CINCINNATI -- The City Council declared Cincinnati a "sanctuary city" Wednesday in a resolution that may have more symbolic than practical value.
The resolution, passed by a 6-2 vote following comments from dozens who attended the meeting, expresses officials' desire "to be a welcoming and inclusive city for all immigrants to live, work or visit."
City Councilmember Wendell Young introduced the resolution, noting Cincinnati's history as an "immigrant-friendly" city.
"There are already programs and policies in place that align with the fabric of 'sanctuary cities' here in Cincinnati," Young said.
The declaration of Cincinnati's status as a "sanctuary city" came two days after Mayor John Cranley claimed Cincinnati "has been for years, and will remain, a 'sanctuary city.'"
Experts who spoke to WCPO earlier this week said calling Cincinnati a "sanctuary city" is mostly symbolic.
The term "sanctuary city" has no legal definition, but it's often a label used for cities that refuse to turn over individuals to Immigration and Customs Enforcement, or cities that just have welcoming resources or policies in place for immigrants.
The council's resolution indicated plans to not respond to ICE detainer requests and pointed to the Metropolitan Area Religious Coalition of Cincinnati's non-government ID program as examples of Cincinnati's "sanctuary city" practices.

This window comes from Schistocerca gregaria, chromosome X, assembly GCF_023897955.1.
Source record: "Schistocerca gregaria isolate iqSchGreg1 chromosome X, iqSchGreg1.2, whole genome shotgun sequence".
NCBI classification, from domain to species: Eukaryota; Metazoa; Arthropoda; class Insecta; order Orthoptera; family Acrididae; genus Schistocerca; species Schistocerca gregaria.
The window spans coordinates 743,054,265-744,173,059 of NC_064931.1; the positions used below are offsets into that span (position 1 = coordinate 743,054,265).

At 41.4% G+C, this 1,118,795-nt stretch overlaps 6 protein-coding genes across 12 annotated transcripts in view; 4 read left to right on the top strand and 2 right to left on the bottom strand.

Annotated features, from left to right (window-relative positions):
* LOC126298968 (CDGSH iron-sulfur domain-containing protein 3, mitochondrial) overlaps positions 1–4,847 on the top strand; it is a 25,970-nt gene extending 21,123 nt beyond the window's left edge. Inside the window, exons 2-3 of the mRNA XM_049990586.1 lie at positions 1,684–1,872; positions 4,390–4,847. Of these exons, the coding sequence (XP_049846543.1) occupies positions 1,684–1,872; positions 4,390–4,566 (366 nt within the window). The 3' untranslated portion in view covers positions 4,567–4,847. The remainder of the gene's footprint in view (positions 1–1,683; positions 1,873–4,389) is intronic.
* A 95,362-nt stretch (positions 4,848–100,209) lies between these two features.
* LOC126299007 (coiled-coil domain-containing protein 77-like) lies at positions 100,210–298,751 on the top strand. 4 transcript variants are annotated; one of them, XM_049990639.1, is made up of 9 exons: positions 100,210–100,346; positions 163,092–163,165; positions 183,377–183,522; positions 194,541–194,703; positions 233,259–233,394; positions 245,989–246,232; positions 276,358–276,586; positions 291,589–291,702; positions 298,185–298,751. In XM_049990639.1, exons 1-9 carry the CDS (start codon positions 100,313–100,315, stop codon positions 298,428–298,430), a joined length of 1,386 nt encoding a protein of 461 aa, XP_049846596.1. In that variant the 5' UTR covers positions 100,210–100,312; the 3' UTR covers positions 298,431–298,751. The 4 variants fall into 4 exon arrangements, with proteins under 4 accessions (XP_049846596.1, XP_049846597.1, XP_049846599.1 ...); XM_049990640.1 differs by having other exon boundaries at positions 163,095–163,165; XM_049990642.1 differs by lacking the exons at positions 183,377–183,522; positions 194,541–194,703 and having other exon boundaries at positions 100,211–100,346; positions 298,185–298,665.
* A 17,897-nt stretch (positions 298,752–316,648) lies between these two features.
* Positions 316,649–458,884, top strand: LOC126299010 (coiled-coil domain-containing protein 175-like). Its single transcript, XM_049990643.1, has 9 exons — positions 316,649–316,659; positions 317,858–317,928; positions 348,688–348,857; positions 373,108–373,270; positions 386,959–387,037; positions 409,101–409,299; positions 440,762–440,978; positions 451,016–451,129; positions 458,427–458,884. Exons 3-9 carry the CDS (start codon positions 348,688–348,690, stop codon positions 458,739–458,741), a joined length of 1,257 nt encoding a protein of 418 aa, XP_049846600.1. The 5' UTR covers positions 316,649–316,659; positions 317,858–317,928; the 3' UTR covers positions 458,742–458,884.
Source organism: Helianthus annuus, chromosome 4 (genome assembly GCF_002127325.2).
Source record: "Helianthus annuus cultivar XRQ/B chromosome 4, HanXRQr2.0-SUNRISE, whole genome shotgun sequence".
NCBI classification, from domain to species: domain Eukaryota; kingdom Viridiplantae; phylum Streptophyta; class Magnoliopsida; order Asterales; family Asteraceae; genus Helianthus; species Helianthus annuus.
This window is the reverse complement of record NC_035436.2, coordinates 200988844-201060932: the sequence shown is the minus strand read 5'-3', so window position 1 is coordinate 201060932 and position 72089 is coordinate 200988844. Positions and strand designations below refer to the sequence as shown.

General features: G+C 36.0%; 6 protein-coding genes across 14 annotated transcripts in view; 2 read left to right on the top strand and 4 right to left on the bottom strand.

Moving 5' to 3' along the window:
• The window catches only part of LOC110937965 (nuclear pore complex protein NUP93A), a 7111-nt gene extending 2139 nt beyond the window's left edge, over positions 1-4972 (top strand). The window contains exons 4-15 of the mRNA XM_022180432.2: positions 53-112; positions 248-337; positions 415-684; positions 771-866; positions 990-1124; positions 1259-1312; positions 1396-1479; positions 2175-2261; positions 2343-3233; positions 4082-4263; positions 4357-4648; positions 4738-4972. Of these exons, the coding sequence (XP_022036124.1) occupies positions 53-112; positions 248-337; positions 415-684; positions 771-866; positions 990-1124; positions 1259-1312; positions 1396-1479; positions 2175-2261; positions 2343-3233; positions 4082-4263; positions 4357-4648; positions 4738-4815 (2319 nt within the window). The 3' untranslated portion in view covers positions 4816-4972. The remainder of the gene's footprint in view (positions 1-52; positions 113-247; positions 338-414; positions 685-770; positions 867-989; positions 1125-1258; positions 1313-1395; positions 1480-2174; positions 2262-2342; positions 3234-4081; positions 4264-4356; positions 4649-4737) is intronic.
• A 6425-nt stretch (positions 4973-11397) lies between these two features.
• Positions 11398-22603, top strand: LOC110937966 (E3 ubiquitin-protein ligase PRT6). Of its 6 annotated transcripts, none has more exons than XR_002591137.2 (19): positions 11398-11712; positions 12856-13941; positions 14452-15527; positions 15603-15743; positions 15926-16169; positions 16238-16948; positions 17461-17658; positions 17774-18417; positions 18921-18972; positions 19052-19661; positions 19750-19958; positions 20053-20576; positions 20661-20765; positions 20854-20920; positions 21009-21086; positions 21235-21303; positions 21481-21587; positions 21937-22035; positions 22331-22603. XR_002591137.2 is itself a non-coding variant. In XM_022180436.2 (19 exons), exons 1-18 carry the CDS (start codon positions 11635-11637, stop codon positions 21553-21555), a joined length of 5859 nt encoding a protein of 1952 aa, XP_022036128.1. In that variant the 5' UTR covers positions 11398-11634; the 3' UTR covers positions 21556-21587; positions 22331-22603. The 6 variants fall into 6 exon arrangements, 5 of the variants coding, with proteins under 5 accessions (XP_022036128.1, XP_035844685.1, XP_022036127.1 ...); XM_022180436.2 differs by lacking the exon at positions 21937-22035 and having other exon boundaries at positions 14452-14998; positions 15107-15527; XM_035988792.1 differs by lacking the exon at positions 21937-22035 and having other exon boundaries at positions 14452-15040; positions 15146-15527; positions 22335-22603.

During Cranley's news conference Monday, Police Chief Eliot Isaac did say the Cincinnati Police Department "will not be enforcing immigration laws."
However, that doesn't mean people who enter the U.S. illegally will find a safe haven in Cincinnati. A spokesperson with the Hamilton County Sheriff's Office said this week that they will continue to detain undocumented inmates at the request of federal authorities.
"People are asking me whether I’m taking the conservative or liberal side, and I tell them I’m taking the side of the law," Sheriff Jim Neil said in a statement to WCPO. "I was elected sheriff, and as sheriffs we don’t write the laws like legislators, we enforce the laws, whether federal, state or local."
The whole issued was kicked off by President Donald Trump's executive order last week temporarily banning citizens from seven Muslim-majority countries from entering the U.S. and stopping the admission of all refugees.
A city spokesperson told WCPO that city officials believe the executive order was written in a way that meant becoming a sanctuary city wouldn't violate federal law and the city wouldn't be subject to losing federal funding.